Rio Nuevo moved another step closer to fixing up the dilapidated Tucson Convention Center.
The board unanimously approved a general contractor on Tuesday to begin the preconstruction process on $4.9 million in repairs to the arena.
Concord General Contracting was awarded the contract for $35,160 to begin planning for renovations to the TCC’s bathrooms, ceilings, concession areas and more.
Concord President John Nyman said his company is “privileged” to work on the project.
“We look at it as being important to the community,” Nyman said . “And we want to do our part to make sure it becomes a success that we all can be proud of.”
However, the board held back on approving Concord for the overall construction contract, although the company finished first in the proposal process.
Chairman Fletcher McCusker said the board will revisit the contract after more is known about the exact costs of the project.
Concord is asking for $257,250 to oversee the entire project.
TCC project manager Elaine Weaver told the board the profit margin request fell within reasonable industry averages.
Once a contract is finalized, Concord would be responsible for any costs that exceeded the budget.
Councilman Steve Kozachik, who sits on the TCC renovation advisory group, said it was important to hire a general contractor now rather than later.
“We’ve got one chance to get this right and begin to earn back the confidence of the community,” Kozachik said. “Hiring on Concord isn’t about just tossing more bodies at the project. ... It’s about having now recruited a good quality team.”
Construction is scheduled to start in March 2014 and last around nine months.
Rio Nuevo is also replacing floor seats and fixed seats, but those will fall under separate contracts.
Overall, Rio Nuevo will put $7.8 million into TCC renovations.
The board unanimously approved taking over the downtown city property near Cushing Street and Granada Avenue where an arena was once planned.
The 8.5-acre property, now the site of the Greyhound Bus depot, was part of the district’s settlement with the city. While Rio Nuevo did accept title to the land, it still must resolve a $1.9 million claim by Peach Properties asserting that the city reneged on a deal awarding the property to the company. The board directed its attorney to enter into talks with Peach .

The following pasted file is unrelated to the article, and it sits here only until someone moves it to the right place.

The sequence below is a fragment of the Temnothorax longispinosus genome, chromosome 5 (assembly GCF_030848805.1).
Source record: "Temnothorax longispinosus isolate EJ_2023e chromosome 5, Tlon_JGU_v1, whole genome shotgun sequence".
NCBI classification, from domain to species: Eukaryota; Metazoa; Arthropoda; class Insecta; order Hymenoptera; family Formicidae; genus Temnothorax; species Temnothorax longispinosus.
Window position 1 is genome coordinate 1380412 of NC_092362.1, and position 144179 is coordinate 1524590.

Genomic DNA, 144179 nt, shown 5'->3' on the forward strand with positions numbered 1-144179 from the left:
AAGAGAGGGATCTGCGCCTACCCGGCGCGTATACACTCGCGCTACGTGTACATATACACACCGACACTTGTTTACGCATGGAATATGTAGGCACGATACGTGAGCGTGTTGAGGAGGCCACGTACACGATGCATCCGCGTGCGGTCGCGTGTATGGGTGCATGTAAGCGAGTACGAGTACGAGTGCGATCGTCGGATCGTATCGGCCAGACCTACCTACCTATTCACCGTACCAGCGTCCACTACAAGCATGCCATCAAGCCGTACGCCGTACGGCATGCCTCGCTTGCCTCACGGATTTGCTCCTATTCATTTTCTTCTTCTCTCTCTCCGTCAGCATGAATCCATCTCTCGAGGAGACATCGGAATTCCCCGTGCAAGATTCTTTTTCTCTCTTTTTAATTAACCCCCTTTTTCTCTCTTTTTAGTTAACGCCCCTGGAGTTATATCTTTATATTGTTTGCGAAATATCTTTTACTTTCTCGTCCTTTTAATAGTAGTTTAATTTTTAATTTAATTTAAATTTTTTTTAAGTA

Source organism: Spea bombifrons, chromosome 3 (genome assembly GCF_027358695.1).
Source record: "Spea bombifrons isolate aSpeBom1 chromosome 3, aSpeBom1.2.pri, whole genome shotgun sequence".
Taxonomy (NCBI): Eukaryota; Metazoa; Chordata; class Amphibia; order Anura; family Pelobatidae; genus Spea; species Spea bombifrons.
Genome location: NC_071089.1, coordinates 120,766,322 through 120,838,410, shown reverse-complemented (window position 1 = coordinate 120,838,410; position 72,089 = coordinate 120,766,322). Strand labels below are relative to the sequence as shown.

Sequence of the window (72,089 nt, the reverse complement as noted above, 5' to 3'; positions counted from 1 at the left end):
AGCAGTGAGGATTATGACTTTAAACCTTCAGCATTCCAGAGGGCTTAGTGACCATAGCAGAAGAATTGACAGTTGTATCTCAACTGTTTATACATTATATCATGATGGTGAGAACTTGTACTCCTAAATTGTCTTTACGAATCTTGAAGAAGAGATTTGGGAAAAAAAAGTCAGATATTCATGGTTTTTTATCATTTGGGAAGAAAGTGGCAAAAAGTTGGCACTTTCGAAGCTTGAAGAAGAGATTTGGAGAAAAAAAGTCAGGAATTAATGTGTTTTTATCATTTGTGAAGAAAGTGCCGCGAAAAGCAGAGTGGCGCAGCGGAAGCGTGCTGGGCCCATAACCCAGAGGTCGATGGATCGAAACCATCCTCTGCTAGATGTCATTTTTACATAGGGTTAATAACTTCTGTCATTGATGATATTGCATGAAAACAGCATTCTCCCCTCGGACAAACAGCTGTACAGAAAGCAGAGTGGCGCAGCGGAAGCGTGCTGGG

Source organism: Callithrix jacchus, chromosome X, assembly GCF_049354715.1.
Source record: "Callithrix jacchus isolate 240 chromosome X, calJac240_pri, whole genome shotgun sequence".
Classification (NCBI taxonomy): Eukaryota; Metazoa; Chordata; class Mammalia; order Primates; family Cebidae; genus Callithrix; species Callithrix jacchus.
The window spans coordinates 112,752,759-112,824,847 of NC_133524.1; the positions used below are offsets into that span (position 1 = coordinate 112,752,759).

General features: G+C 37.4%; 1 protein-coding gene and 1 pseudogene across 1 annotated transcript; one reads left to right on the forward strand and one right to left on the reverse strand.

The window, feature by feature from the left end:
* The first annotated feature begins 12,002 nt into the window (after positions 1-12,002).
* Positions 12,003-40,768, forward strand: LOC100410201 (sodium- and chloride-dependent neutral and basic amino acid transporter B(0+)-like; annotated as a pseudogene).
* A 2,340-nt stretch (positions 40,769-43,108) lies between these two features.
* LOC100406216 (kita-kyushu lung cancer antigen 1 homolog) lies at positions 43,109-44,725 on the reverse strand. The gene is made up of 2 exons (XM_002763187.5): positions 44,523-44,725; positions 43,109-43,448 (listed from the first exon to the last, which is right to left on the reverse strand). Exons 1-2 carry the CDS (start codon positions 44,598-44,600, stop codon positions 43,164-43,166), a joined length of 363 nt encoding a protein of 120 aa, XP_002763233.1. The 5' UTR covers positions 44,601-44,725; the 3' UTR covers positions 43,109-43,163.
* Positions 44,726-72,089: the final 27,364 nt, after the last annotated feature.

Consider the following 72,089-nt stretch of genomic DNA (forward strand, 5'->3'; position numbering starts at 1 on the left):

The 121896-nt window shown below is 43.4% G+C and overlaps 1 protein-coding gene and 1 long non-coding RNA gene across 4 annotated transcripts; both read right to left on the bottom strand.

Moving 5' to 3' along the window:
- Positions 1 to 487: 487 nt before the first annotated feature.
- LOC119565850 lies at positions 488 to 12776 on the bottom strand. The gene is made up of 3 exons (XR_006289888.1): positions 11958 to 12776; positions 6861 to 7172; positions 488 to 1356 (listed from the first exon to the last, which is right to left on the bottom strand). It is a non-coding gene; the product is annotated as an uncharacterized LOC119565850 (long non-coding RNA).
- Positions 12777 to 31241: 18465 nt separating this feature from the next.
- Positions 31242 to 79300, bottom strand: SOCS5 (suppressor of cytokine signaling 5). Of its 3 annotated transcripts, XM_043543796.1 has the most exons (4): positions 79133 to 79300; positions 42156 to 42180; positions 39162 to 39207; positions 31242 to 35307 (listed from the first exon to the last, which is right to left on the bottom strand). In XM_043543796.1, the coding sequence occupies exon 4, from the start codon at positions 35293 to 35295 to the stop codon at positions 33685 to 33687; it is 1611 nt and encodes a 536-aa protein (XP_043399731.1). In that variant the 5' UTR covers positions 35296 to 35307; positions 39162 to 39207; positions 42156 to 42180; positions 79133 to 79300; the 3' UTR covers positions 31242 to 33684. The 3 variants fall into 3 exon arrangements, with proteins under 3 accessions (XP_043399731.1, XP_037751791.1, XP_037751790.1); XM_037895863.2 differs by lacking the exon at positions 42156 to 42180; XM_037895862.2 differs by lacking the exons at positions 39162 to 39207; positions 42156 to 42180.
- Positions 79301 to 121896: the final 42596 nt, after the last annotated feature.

There are also questions about 137 parking spaces the city currently leases to Parkwise for $35 a month per space.
Board member Mark Irvin said the spaces could generate a consistent income for the district. The board tentatively agreed to consider the issue Nov. 19.
If the board comes up with a development plan for the site, it must give Greyhound a one-year notice that it must relocate. The city is responsible for Greyhound’s relocation costs.
Some lucky Tucson student could wind up renaming Rio Nuevo and pick up a $1,000 scholarship in the process.
The district approved 4-1 the first phase of a plan to hold a naming contest among high school seniors within the city. Seniors from 13 schools will submit suggested names.
Each City Council member will select one winner from his or her ward who will receive a $500 scholarship.
The Rio Nuevo board will then select the overall winner.
A consultant was hired for up to $1,500 to orchestrate the contest.
NonProfit News Source principal Nancy Montoya said all the high schools are on board with the idea.
The entire contest is expected to cost $6,000.
Official rules are currently being hammered out.
Some board members believe a change might mitigate the negative connotations many Tucsonans associate with current name.
But board member Jeff Hill isn’t one of them.
“I’m opposed to the whole idea. No matter what our name is, the newspapers are going to refer to it as the former Rio Nuevo anyway,” said Hill, who voted against the measure. “It’s just an exercise in futility.”